Elvis AI Deep Fake Fever

The ELVIS Act Pushes Back Against the AI Deep Fake “Fever” In Tennessee!

May 31, 2024

How much ownership do you have over your own voice? It may be something you’ve simply taken for granted for most of your life. However, for musicians, podcasters, and voice actors across the country in the past few years, this question has become much less hypothetical. AI “deep fakes” matching their own voice go viral on TikTok, and it often seems there’s little professionals can do to protect the main asset of their livelihood. 

The ELVIS Act may change that — at least in Tennessee. It could also set an important precedent for the nation.

What Is the ELVIS Act?

The Ensuring Likeness Voice and Image Security (ELVIS) Act, cleverly named after the late king of rock and roll and Tennessee native, is an amendment to the Tennessee Personal Rights Protection Act of 1984. The TPRPA protected the image and likeness of an individual from being used without their knowledge or consent in a way that benefits the infringer. ELVIS, however, extends to voice.

This act is a response to the trend of “deep fakes” that have become popular across social media. Through the use of AI, users can create deep fake audio clips that sound startlingly realistic. Some that have become popular include a Johnny Cash “cover” of “Barbie Girl,” and the 2023 single “Heart on My Sleeve,” supposedly by Drake and The Weekend but actually involving neither musical act.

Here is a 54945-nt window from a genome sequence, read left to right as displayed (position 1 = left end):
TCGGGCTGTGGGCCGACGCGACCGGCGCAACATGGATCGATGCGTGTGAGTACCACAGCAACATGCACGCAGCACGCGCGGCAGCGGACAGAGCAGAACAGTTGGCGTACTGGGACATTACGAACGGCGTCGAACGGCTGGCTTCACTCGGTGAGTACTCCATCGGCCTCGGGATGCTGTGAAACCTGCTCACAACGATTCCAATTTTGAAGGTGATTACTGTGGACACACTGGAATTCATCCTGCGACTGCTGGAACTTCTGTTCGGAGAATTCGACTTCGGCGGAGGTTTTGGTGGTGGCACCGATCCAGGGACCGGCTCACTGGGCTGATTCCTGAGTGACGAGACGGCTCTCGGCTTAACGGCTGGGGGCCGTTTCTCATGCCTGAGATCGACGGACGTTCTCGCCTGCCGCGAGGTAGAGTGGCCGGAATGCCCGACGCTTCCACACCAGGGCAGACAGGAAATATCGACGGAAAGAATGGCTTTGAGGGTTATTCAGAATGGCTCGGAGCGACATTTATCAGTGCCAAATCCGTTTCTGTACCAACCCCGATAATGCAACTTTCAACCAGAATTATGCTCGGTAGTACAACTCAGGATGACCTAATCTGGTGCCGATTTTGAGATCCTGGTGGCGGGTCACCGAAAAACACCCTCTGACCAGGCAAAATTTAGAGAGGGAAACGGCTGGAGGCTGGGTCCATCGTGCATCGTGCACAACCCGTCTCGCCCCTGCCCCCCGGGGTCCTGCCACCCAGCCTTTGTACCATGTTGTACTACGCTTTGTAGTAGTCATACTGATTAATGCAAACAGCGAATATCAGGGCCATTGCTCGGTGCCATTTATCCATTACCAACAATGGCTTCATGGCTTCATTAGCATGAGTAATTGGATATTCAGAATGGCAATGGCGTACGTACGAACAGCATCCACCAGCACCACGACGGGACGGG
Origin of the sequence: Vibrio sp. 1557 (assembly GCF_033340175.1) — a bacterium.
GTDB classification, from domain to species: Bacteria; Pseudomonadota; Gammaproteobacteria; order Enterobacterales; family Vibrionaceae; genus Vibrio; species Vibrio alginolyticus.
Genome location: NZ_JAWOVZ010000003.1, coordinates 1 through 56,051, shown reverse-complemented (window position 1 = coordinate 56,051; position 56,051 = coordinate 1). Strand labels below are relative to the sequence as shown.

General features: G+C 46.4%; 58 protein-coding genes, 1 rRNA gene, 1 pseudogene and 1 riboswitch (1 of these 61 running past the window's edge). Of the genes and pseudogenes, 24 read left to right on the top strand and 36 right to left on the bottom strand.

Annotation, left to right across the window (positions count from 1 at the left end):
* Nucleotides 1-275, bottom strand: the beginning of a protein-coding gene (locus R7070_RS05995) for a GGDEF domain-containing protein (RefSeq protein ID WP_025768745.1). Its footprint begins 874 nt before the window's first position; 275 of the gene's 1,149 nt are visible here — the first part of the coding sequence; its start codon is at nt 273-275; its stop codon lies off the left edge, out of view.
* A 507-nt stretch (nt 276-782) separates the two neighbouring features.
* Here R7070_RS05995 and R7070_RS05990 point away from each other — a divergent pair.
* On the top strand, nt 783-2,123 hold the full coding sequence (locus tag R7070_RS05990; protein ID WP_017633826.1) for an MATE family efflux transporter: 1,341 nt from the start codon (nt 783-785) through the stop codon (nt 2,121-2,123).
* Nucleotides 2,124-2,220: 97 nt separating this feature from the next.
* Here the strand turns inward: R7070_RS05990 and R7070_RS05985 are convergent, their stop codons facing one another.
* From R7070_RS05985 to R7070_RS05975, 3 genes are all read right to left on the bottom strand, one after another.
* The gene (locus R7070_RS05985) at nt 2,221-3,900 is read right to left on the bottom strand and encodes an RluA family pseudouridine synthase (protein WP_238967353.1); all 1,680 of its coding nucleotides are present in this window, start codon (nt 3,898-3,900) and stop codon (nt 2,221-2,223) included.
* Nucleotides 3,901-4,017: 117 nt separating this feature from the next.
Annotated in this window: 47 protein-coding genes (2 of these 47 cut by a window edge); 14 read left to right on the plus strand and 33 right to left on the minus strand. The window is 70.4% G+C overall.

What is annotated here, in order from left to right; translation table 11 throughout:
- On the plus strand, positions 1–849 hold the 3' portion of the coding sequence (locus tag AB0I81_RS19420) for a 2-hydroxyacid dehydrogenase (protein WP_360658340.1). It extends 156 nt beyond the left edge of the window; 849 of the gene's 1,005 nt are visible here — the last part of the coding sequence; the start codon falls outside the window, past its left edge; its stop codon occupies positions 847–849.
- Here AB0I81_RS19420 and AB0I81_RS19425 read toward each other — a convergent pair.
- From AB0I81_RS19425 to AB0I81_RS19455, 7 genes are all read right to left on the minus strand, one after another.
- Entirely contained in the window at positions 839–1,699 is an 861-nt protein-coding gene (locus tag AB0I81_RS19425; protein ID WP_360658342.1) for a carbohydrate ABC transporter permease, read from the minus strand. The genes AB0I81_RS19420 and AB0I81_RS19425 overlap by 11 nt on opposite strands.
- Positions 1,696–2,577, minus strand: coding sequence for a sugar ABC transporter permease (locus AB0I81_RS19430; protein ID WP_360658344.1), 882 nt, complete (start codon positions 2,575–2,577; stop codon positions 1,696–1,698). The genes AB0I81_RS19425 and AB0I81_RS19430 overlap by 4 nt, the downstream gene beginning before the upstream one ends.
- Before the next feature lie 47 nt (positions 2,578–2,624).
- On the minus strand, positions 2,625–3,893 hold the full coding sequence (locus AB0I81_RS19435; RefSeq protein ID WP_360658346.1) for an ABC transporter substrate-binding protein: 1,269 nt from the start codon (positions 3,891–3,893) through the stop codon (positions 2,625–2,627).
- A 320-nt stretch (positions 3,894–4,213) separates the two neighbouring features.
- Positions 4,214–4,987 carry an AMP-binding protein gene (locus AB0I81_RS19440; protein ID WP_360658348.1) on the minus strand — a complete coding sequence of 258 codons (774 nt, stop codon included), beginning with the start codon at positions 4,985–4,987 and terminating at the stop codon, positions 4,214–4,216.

The ELVIS act protects against both the unauthorized use of the users actual voice and lifelike simulations that are used in deep fake clips. 

Who Does the ELVIS Act Protect?

The ELVIS act protects any artists in Tennessee who use their voice as a critical part of their work. This includes:

  • Singers, musicians, or musical acts
  • Comedians
  • Podcasters
  • Voice actors

It can be unnerving for anyone to hear their own voice saying or singing something that they know they never did, but this is doubly true for a vocal performer whose livelihood is in their voice. More concerningly, if AI allows users to create a convincing deepfake song, there’s nothing that stops them from using deepfake to have a performer supposedly endorse a political candidate, a product, or make statements that could harm the professional’s career.

With the ELVIS act, professionals can both distance themselves from deep fakes that circulate but actually take action against those deep fakes and have them taken down.

Other Initiatives to Combat AI Deep Fakes

The ELVIS Act will only apply to Tennessee. However, there are other initiatives going into effect that also hope to protect artists from deep fakes. On the federal level, Congress has been working on the No Artificial Intelligence Fake Replicas And Unauthorized Duplications Act (NO AI FRAUD Act) and the Nurture Originals, Foster Art, and Keep Entertainment Safe Act (NO FAKES Act). If these pass, they would stand to protect artists across the country from having their voices replicated without their knowledge or consent.

Until then, if you want to protect your intellectual property — or have questions about what you can protect — Garcia-Zamor is here to help. With over two decades of combined experience in IP law, we have you covered whatever your IP needs may be. Contact us today to learn more.